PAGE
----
In Yemen, the markets have food, but children are starving to death

Clarissa Ward: Reflections from Yemen
Clarissa Ward: Reflections from Yemen

    JUST WATCHED

    Clarissa Ward: Reflections from Yemen

MUST WATCH

Clarissa Ward: Reflections from Yemen 02:48

Aden, Yemen (CNN)Ahmed Helmi spends most of his day lying on a thin sheet on a concrete floor in a dusty village in Yemen's Lahij Province. It's the coolest place in the house, and his mother, Soumaya, does what she can to make him comfortable.

Looking at his tiny, fragile body you would never guess that Ahmed is five years old. There is little more to him than parched, papery skin stretched across brittle bones and giant eyes -- brown and unblinking -- gazing up blankly.
Five-year-old Ahmed Helmi lost his brother to malnourishment just two months ago.
Occasionally, Ahmed moves a hand, limply trying to swat at the flies that settle on his cracked lips. Soumaya explains that he only speaks when the pain overwhelms him.
"He tells me 'my tummy hurts, my head hurts.' He cries," she says.
    Some three million people have been forced to flee their homes for safety since the conflict began in March 2017. Some end up in filty make shift camps like this one where virtually no basic services exist.
    Ahmed is slowly starving to death. For four years he has been suffering from acute malnutrition, a vicious condition that took his brother's life just two months ago. Soumaya says that she has taken him to various clinics but that no one has been able to help.
    "He had diarrhea and infections always. And then he had malnutrition. I've taken him everywhere for treatment and they would tell us there's nothing wrong with him. He's fine, he's normal ... sometimes he would start getting better and then he would get diarrhea again and get sick again."

    'Caused by man'

    What does famine look like? It's a question one doesn't often ask because the answer seems obvious.
    Famine looks like dusty fields parched from drought, distended bellies and emaciated frames, a bad harvest with no crops. Famine looks like aid workers saving lives by handing out Plumpy'nut, packages of fortified nutritional paste. Famine looks like a page from the history books, the type of crisis that the world left behind in the 20th century.
    But in Yemen, famine isn't caused by a bad harvest or a drought -- it's caused by man.
    Yemen ravaged by years of war and famine
    yemen forgotten war famine ward pkg_00003207

      JUST WATCHED

      Yemen ravaged by years of war and famine

    MUST WATCH

    Yemen ravaged by years of war and famine 04:03
    In Yemen, aid workers are hunkered down in secure compounds in cities out of fear for their safety and boxes of Plumpy'nut rarely get to where they are most needed. In Yemen, children like Ahmed die because by the time they get treatment, the damage is irreversible.
    The United Nations estimates that 8.4 million people in Yemen are just "a step away" from famine and that it will be the worst the world has seen in many decades.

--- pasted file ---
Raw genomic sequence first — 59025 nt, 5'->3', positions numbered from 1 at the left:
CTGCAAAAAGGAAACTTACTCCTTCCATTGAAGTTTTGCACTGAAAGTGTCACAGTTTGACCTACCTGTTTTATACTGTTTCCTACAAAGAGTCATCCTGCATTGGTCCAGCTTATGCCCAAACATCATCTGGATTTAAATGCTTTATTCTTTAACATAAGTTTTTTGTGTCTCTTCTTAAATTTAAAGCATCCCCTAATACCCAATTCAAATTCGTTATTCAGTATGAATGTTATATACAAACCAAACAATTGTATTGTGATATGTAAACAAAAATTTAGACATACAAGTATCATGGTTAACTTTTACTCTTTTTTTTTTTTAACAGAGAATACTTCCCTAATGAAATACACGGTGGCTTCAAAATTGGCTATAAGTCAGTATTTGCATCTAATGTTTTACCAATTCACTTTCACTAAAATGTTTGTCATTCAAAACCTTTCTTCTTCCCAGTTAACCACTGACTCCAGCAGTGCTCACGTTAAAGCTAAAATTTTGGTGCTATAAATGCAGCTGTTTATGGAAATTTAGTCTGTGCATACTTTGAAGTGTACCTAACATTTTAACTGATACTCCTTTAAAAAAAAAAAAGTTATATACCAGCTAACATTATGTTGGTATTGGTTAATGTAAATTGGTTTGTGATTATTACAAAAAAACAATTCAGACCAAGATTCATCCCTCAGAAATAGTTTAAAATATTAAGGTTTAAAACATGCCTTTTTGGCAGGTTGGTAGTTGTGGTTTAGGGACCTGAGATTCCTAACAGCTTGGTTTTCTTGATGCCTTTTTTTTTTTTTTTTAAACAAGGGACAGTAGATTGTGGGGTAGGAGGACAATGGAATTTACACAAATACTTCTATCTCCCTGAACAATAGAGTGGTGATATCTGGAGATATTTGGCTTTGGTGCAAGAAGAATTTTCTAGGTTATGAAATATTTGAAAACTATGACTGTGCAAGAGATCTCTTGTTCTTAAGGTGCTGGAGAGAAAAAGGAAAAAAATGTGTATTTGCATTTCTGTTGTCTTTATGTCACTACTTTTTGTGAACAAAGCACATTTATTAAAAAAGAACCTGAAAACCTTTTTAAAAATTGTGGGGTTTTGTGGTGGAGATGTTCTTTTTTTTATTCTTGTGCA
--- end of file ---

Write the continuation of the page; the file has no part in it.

Both sides are using food as a weapon of war, but the crisis is caused primarily by a brutal air, land and sea blockade imposed by a Saudi Arabia-led coalition.
    Three-year-old Khadir suffers from a lung infection in an understaffed and overwhelmed hospital in Aden. He died the day after CNN's visit. Doctors say his death was preventable.
    In principle, the coalition says the purpose of the blockade is to stop Iranian weapons from entering Yemen to supply the Houthi rebels who are in control of much of the north, including the capital Sanaa.
    But in practice, it has cut the amount of desperately needed food, medicine and fuel getting into the country by more than half, according to aid groups.
    What does come through is heavily taxed along the way, as it passes through territory controlled by different warring factions. Driving along, you pass markets flush with fresh fruit that no one can afford, while children starve a half mile down the road.
    More than two years of war has destroyed the country's infrastructure and caused a halt in basic services. Many families don't have access to clean drinking water.

    'Silent war'

    It's a surreal and jarring image, one of many I carried home with me from Yemen. A doctor in the neo-natal ward of the main government hospital rinsing his hands with bottled water because there is no soap or working tap.
    Yemeni children are silently starving to death
    silent starvation yemen famine ward pkg_00020023

      JUST WATCHED

      Yemeni children are silently starving to death

    MUST WATCH

    Yemeni children are silently starving to death 03:21
    A three-year-old boy with a lung infection struggling to breathe because there is no ventilator to help him. His mother, face down on his hospital bed, too exhausted to weep over her only child. The resigned look on the doctor's face when she tells me two days later that he didn't make it.
    There is little coverage of Yemen's complex and confounding conflict, in no small part because Western journalists have been largely blocked from entering the country.
    It is often called a silent war. But we found a country that is crying out for help as the world turns a deaf ear.